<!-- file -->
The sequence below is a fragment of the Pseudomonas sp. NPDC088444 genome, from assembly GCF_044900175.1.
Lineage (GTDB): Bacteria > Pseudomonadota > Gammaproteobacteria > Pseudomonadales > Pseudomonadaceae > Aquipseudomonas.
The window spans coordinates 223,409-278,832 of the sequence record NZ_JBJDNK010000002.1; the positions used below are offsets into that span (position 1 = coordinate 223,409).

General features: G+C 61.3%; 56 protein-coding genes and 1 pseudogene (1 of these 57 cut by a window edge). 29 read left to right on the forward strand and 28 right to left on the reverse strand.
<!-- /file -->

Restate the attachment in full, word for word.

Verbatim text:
The sequence below is a fragment of the Pseudomonas sp. NPDC088444 genome, from assembly GCF_044900175.1.
Lineage (GTDB): Bacteria > Pseudomonadota > Gammaproteobacteria > Pseudomonadales > Pseudomonadaceae > Aquipseudomonas.
The window spans coordinates 223,409-278,832 of the sequence record NZ_JBJDNK010000002.1; the positions used below are offsets into that span (position 1 = coordinate 223,409).

General features: G+C 61.3%; 56 protein-coding genes and 1 pseudogene (1 of these 57 cut by a window edge). 29 read left to right on the forward strand and 28 right to left on the reverse strand.